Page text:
Tenichi Honten, in Tokyo, is known for it’s famous tempura as well as ambience. But there is a “secret” location on the upper floor of the Takashimaya Department store in Nihonbashi. Same great food, no reservations needed. We love the Tendon set!
Customers stand in line to get a 10-minute back massage at this anime-themed stand in Tokyo Station.
More guardians at the gate – this is found in the tourist areas of Asakusa, Tokyo
The neon lit signs of Shinjuku on any evening are an iconic representation of Tokyo.
The Europeans have gargoyles guarding their important buildings, this lion guards the streets of Asakusa
This decorative wall of multi-colored ivy can be found on the second floor of Tokyo Station (Yeasu side, near Daimaru). It’s a little bit of nature in the midst of the city.
I guess we pretty much know what’s being advertised here… in Asakusa section of Tokyo.
This picture of the Tokyo Skytower was taken from a boat on the Sumida River.
The Odakyu line Romance car from Tokyo to Hakone is memorialized in a souvenir bento box lunch that you can enjoy on your journey.
These boats offer scenic dinner cruises on the Sumida river in Tokyo.
The Nakamise Dori street entrance to Senso-ji Temple is lined with tourist shops and often displays seasonal or topical decorations, from cherry blossoms to autumn leaves and banners
Major Japanese department stores in Tokyo still have a full complement of staff running main bank of elevators for their patrons. Careful training in arm blocking, button pushing and bowing are a prerequesite for the job.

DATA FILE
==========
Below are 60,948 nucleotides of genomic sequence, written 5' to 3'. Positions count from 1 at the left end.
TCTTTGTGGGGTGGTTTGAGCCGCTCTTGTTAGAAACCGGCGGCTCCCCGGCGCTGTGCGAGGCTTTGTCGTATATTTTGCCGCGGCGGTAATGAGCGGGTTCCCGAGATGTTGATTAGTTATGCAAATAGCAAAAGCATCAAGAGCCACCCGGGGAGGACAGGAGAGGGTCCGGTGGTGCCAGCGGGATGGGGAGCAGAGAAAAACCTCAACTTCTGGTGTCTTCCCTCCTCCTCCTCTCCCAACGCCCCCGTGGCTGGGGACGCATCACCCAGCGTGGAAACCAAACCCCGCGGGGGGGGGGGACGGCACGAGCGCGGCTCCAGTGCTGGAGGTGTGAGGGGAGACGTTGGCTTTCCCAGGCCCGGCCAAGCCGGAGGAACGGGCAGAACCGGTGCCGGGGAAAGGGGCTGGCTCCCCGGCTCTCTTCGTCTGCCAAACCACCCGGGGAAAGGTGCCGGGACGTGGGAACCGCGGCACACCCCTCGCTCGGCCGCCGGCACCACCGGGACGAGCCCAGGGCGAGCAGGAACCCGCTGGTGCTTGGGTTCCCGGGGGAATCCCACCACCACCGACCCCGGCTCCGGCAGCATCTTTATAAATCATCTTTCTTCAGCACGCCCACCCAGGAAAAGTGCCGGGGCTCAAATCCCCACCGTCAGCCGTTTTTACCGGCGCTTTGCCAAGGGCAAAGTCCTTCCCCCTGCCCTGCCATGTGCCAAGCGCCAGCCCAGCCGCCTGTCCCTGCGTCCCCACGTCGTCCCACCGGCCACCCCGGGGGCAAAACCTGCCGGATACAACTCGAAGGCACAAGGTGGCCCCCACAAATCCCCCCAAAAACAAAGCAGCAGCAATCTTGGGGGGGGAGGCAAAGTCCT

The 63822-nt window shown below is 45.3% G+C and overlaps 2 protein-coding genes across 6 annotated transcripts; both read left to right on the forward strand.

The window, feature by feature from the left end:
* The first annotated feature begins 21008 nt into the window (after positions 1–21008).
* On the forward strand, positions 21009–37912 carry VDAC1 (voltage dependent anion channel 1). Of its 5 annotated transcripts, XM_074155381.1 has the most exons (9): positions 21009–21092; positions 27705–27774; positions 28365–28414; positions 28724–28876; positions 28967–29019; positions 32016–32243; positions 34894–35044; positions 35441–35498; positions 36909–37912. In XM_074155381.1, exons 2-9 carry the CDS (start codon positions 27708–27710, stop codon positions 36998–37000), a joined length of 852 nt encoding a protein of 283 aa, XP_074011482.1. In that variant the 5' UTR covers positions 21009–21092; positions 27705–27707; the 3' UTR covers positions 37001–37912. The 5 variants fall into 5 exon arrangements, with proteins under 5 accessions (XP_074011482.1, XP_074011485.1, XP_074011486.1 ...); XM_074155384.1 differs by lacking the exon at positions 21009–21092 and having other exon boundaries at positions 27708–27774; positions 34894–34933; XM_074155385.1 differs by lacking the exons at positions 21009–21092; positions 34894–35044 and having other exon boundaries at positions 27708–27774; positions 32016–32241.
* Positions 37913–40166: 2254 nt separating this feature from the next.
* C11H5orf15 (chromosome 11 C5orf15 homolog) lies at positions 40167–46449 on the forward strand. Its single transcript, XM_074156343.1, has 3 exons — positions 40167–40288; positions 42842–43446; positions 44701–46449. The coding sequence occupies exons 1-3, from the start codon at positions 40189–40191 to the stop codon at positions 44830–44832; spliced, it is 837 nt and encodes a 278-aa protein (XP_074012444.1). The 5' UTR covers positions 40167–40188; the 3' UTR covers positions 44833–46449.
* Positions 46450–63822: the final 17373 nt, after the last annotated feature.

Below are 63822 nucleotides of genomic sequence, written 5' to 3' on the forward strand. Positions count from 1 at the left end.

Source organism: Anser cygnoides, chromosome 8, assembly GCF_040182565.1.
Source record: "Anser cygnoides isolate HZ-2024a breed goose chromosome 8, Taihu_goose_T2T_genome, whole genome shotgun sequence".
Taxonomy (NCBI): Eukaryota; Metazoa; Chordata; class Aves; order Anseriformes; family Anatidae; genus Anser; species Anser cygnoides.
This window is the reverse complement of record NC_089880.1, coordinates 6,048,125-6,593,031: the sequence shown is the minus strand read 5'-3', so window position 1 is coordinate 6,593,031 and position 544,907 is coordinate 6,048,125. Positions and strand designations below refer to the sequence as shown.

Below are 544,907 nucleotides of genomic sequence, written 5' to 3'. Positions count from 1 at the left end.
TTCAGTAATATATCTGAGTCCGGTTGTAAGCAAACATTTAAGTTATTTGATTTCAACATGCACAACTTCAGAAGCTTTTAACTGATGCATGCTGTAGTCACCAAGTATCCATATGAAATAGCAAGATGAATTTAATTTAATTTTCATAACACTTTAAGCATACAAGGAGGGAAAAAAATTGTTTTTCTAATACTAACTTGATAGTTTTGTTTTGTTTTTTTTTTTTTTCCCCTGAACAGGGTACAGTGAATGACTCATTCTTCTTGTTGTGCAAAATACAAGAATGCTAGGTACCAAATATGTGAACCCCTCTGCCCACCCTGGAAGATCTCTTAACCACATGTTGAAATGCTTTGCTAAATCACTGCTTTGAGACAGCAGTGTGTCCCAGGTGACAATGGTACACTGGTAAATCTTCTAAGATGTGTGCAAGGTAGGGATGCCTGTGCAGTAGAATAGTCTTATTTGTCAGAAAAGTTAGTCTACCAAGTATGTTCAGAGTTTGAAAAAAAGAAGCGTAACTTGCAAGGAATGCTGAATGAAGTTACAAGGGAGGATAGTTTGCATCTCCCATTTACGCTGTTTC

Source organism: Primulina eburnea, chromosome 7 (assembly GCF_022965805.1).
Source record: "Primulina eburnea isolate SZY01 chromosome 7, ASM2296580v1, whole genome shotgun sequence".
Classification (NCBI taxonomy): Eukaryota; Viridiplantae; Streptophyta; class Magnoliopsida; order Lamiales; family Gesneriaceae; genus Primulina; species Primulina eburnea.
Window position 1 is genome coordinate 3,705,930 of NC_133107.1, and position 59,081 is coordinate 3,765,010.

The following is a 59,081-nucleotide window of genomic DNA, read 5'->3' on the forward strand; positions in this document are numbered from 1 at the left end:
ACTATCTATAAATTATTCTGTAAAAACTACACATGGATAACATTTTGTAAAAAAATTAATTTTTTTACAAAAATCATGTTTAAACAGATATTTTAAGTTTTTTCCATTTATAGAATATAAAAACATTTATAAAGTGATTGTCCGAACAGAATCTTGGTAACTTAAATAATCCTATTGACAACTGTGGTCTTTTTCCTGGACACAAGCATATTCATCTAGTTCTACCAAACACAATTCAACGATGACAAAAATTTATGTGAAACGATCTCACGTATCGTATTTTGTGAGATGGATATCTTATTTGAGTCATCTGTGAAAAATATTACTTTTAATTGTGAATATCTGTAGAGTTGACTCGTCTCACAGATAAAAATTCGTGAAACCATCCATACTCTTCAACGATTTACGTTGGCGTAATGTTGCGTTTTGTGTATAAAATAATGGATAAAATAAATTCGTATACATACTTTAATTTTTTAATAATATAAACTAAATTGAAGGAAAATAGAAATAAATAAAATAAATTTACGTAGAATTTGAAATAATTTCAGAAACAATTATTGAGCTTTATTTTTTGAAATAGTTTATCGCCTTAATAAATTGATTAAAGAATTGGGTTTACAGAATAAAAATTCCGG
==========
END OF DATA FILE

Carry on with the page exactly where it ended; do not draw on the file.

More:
The lights of Tokyo extend far into the distance on a beautiful, clear night.
The shops on Nakamise dori offer a wide range of unusual items. This one specializes in pet clothing, for the well-dressed pet. There’s everything from sparkly collars to full ensembles for the well-turned out dog.
The flagship store of department store chain, Mitsukoshi, is a landmark in the Nihonbashi area of Tokyo. Did you know they started out as a kimono fabric vendor in 1673?
We found this poor, dejected robot sitting in the corner of a store in downtown Tokyo. Looks like he’s been put in timeout!
What’s more classic as a souvenir than Japanese chopsticks. These are on display in Asakusa where you can find tourist-type items. For the serious shopper, sets of chopsticks (smaller for the ladies, larger for the men) can run to hundreds of dollars.
Cartoon characters are all over the streets of Tokyo. Here’s a large reindeer seen in a shop entry.
There are so many specialty stores in Japan. Little shops are in all areas of Tokyo that specialize in just one type of product. Here is a photo of a brush shop near Asakusa.
In addition to small and cute, the Japanese do “delicate” with incredible flair and panache (think miniaturization!). These candies, each individually wrapped, were on display on tiny individual plates in a storefront in Nihonbashi. Keep in mind that they also change colors and flavors with the seasons and the variety available is almost endless.